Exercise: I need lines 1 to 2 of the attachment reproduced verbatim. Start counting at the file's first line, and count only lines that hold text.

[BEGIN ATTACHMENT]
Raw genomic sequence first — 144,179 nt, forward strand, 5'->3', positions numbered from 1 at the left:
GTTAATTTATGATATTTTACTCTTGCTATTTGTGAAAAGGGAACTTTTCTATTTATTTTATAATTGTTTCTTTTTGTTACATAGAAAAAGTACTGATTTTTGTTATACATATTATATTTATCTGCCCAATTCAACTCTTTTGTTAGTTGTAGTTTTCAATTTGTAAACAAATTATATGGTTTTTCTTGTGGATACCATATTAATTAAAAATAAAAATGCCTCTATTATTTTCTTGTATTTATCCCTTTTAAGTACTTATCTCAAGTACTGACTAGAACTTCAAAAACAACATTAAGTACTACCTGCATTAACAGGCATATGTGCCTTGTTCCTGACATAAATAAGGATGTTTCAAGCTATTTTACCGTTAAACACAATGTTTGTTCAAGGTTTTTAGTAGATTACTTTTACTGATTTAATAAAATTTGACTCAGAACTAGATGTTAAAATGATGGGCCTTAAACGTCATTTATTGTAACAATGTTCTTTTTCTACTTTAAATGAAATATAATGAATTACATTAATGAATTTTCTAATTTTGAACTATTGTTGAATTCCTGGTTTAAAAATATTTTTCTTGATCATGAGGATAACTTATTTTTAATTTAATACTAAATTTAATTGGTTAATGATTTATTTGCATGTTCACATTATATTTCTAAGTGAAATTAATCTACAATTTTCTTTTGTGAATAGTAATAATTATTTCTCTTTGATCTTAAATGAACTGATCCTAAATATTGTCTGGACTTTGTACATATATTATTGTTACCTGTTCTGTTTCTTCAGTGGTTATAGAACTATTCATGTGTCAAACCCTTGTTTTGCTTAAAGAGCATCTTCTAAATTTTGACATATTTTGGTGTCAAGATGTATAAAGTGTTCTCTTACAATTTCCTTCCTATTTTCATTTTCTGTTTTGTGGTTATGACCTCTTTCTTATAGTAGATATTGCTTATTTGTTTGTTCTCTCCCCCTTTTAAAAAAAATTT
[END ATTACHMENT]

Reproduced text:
Raw genomic sequence first — 144,179 nt, forward strand, 5'->3', positions numbered from 1 at the left:
GTTAATTTATGATATTTTACTCTTGCTATTTGTGAAAAGGGAACTTTTCTATTTATTTTATAATTGTTTCTTTTTGTTACATAGAAAAAGTACTGATTTTTGTTATACATATTATATTTATCTGCCCAATTCAACTCTTTTGTTAGTTGTAGTTTTCAATTTGTAAACAAATTATATGGTTTTTCTTGTGGATACCATATTAATTAAAAATAAAAATGCCTCTATTATTTTCTTGTATTTATCCCTTTTAAGTACTTATCTCAAGTACTGACTAGAACTTCAAAAACAACATTAAGTACTACCTGCATTAACAGGCATATGTGCCTTGTTCCTGACATAAATAAGGATGTTTCAAGCTATTTTACCGTTAAACACAATGTTTGTTCAAGGTTTTTAGTAGATTACTTTTACTGATTTAATAAAATTTGACTCAGAACTAGATGTTAAAATGATGGGCCTTAAACGTCATTTATTGTAACAATGTTCTTTTTCTACTTTAAATGAAATATAATGAATTACATTAATGAATTTTCTAATTTTGAACTATTGTTGAATTCCTGGTTTAAAAATATTTTTCTTGATCATGAGGATAACTTATTTTTAATTTAATACTAAATTTAATTGGTTAATGATTTATTTGCATGTTCACATTATATTTCTAAGTGAAATTAATCTACAATTTTCTTTTGTGAATAGTAATAATTATTTCTCTTTGATCTTAAATGAACTGATCCTAAATATTGTCTGGACTTTGTACATATATTATTGTTACCTGTTCTGTTTCTTCAGTGGTTATAGAACTATTCATGTGTCAAACCCTTGTTTTGCTTAAAGAGCATCTTCTAAATTTTGACATATTTTGGTGTCAAGATGTATAAAGTGTTCTCTTACAATTTCCTTCCTATTTTCATTTTCTGTTTTGTGGTTATGACCTCTTTCTTATAGTAGATATTGCTTATTTGTTTGTTCTCTCCCCCTTTTAAAAAAAATTT